Eldest son of Kamehameha I and Keopuolani, Kamehameha II shared his rule with Ka`ahumanu, appointed kuhina nui (regent) by his father. Under the influence of Ka`ahumanu and his mother, Kamehameha II discredited the gods, overturned the ancient kapu system in 1819
and ordered the destruction of temples and images. Less than a year after overturning the kapu, Protestant missionaries arrived from New England and gradually established a foothold for Christianity. Continuing sandalwood trade brought new profits to chiefs but began to destroy the Islands' ecosystem and disrupt a subsistence agricultural lifestyle. During Kamehameha II's reign, a nascent whaling industry also established itself in the Islands.
Called `Ai Noa (Free Eating), Liholiho and his court broke the ancient kapu when chiefs and chiefesses shared a common meal at the urging of both his mother, Keopuolani and Ka`ahumanu. Prior to this, men and women had been strictly forbidden from eating together, and in addition many foods were forbidden to women. By flaunting the laws so publicly, Liholiho's challenge to the gods could not be ignored.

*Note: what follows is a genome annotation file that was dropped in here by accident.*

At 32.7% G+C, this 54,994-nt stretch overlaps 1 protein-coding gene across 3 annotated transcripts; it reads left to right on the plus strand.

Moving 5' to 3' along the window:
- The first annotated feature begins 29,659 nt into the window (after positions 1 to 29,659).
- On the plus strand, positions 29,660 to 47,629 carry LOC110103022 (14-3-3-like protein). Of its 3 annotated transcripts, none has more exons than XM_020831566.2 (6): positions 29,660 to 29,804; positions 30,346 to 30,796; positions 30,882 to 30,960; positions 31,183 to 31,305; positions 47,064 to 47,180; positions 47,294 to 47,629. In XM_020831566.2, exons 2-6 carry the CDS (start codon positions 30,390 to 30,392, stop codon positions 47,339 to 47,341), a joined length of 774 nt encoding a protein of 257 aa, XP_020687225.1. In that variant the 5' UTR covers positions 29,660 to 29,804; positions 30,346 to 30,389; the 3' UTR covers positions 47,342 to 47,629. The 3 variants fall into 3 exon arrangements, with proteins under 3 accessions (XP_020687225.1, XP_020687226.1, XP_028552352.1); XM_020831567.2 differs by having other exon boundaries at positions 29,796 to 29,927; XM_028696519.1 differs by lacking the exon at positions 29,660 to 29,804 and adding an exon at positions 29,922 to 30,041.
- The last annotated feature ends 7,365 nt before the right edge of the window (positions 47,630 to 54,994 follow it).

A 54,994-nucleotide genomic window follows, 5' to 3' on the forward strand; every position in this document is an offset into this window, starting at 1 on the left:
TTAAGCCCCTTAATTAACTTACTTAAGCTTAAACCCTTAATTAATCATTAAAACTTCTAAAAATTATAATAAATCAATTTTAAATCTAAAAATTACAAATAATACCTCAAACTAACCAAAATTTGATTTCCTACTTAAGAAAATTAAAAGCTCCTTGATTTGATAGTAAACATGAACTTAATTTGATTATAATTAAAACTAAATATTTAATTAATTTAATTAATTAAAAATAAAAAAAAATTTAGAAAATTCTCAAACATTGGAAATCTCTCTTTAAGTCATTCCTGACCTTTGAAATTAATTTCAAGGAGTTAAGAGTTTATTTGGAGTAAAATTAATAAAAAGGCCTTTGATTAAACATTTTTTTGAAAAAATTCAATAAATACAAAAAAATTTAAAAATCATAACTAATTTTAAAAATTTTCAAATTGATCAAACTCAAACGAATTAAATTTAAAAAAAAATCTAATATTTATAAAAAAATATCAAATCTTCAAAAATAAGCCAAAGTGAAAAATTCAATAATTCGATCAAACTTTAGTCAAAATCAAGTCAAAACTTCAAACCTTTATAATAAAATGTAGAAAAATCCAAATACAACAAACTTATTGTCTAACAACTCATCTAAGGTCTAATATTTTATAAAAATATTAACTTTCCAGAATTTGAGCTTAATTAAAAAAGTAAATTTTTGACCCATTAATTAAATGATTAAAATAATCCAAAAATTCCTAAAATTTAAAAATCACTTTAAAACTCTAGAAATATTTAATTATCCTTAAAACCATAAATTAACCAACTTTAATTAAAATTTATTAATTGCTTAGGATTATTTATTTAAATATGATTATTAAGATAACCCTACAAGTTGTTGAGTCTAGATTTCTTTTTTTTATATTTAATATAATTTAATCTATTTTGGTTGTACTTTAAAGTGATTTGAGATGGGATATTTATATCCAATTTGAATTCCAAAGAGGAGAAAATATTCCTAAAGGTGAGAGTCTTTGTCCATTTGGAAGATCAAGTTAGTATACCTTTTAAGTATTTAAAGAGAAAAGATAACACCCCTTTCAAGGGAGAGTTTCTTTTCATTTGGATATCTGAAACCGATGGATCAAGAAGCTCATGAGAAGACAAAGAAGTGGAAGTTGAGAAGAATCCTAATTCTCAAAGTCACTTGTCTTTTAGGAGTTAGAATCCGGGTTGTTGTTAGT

Kamehameha II had five wives and dowager queens, his half-sister Kamamalu being his favorite. In 1824
, he and Kamamalu set off for England to gain knowledge of the world and establish stronger ties with England for Hawaii's protection. Hosted in London by the British Foreign Office, the royal group attended receptions and theater events but the king and queen fell ill before they could meet with George IV. The royal entourage caught measles, a disease unknown to them and for which they had no natural immunity. Kamamalu contracted pneumonia as well and died July 8; Kamehameha II died a few days later on July 14th. Half the group recovered and Boki, the ranking chief among the survivors, met with the English king before they returned to Hawai`i in May 1825 with the gilded royal coffins.